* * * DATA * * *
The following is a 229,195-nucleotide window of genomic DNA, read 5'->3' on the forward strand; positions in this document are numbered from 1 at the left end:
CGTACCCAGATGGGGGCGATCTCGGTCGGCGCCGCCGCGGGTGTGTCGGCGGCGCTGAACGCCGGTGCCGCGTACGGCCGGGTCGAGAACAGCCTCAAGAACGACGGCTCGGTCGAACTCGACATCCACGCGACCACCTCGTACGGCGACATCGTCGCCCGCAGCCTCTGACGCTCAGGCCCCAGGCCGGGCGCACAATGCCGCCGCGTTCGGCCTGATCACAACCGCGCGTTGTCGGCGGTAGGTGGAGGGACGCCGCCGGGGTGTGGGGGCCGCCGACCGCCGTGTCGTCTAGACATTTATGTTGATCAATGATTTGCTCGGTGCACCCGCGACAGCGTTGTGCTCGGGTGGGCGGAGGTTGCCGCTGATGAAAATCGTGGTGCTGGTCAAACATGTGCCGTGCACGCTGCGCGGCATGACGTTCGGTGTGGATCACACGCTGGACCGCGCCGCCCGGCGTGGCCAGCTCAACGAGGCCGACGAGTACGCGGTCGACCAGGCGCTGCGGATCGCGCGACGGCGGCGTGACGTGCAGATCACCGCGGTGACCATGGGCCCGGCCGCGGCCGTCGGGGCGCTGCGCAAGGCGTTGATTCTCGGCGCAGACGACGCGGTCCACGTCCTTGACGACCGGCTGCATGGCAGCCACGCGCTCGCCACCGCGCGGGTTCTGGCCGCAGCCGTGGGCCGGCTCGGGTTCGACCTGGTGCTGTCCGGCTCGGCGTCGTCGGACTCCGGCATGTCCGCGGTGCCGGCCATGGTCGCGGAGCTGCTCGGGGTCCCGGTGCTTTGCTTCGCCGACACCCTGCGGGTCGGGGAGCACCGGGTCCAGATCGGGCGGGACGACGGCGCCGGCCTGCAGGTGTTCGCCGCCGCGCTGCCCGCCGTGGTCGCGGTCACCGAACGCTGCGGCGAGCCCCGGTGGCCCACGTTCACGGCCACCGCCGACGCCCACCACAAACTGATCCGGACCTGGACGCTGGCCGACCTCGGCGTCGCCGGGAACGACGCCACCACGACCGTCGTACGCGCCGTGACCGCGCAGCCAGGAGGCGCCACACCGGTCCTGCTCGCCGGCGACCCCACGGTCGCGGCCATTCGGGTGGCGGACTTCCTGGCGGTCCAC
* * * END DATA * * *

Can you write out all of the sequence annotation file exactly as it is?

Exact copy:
The following is a 229,195-nucleotide window of genomic DNA, read 5'->3' on the forward strand; positions in this document are numbered from 1 at the left end:
CGTACCCAGATGGGGGCGATCTCGGTCGGCGCCGCCGCGGGTGTGTCGGCGGCGCTGAACGCCGGTGCCGCGTACGGCCGGGTCGAGAACAGCCTCAAGAACGACGGCTCGGTCGAACTCGACATCCACGCGACCACCTCGTACGGCGACATCGTCGCCCGCAGCCTCTGACGCTCAGGCCCCAGGCCGGGCGCACAATGCCGCCGCGTTCGGCCTGATCACAACCGCGCGTTGTCGGCGGTAGGTGGAGGGACGCCGCCGGGGTGTGGGGGCCGCCGACCGCCGTGTCGTCTAGACATTTATGTTGATCAATGATTTGCTCGGTGCACCCGCGACAGCGTTGTGCTCGGGTGGGCGGAGGTTGCCGCTGATGAAAATCGTGGTGCTGGTCAAACATGTGCCGTGCACGCTGCGCGGCATGACGTTCGGTGTGGATCACACGCTGGACCGCGCCGCCCGGCGTGGCCAGCTCAACGAGGCCGACGAGTACGCGGTCGACCAGGCGCTGCGGATCGCGCGACGGCGGCGTGACGTGCAGATCACCGCGGTGACCATGGGCCCGGCCGCGGCCGTCGGGGCGCTGCGCAAGGCGTTGATTCTCGGCGCAGACGACGCGGTCCACGTCCTTGACGACCGGCTGCATGGCAGCCACGCGCTCGCCACCGCGCGGGTTCTGGCCGCAGCCGTGGGCCGGCTCGGGTTCGACCTGGTGCTGTCCGGCTCGGCGTCGTCGGACTCCGGCATGTCCGCGGTGCCGGCCATGGTCGCGGAGCTGCTCGGGGTCCCGGTGCTTTGCTTCGCCGACACCCTGCGGGTCGGGGAGCACCGGGTCCAGATCGGGCGGGACGACGGCGCCGGCCTGCAGGTGTTCGCCGCCGCGCTGCCCGCCGTGGTCGCGGTCACCGAACGCTGCGGCGAGCCCCGGTGGCCCACGTTCACGGCCACCGCCGACGCCCACCACAAACTGATCCGGACCTGGACGCTGGCCGACCTCGGCGTCGCCGGGAACGACGCCACCACGACCGTCGTACGCGCCGTGACCGCGCAGCCAGGAGGCGCCACACCGGTCCTGCTCGCCGGCGACCCCACGGTCGCGGCCATTCGGGTGGCGGACTTCCTGGCGGTCCAC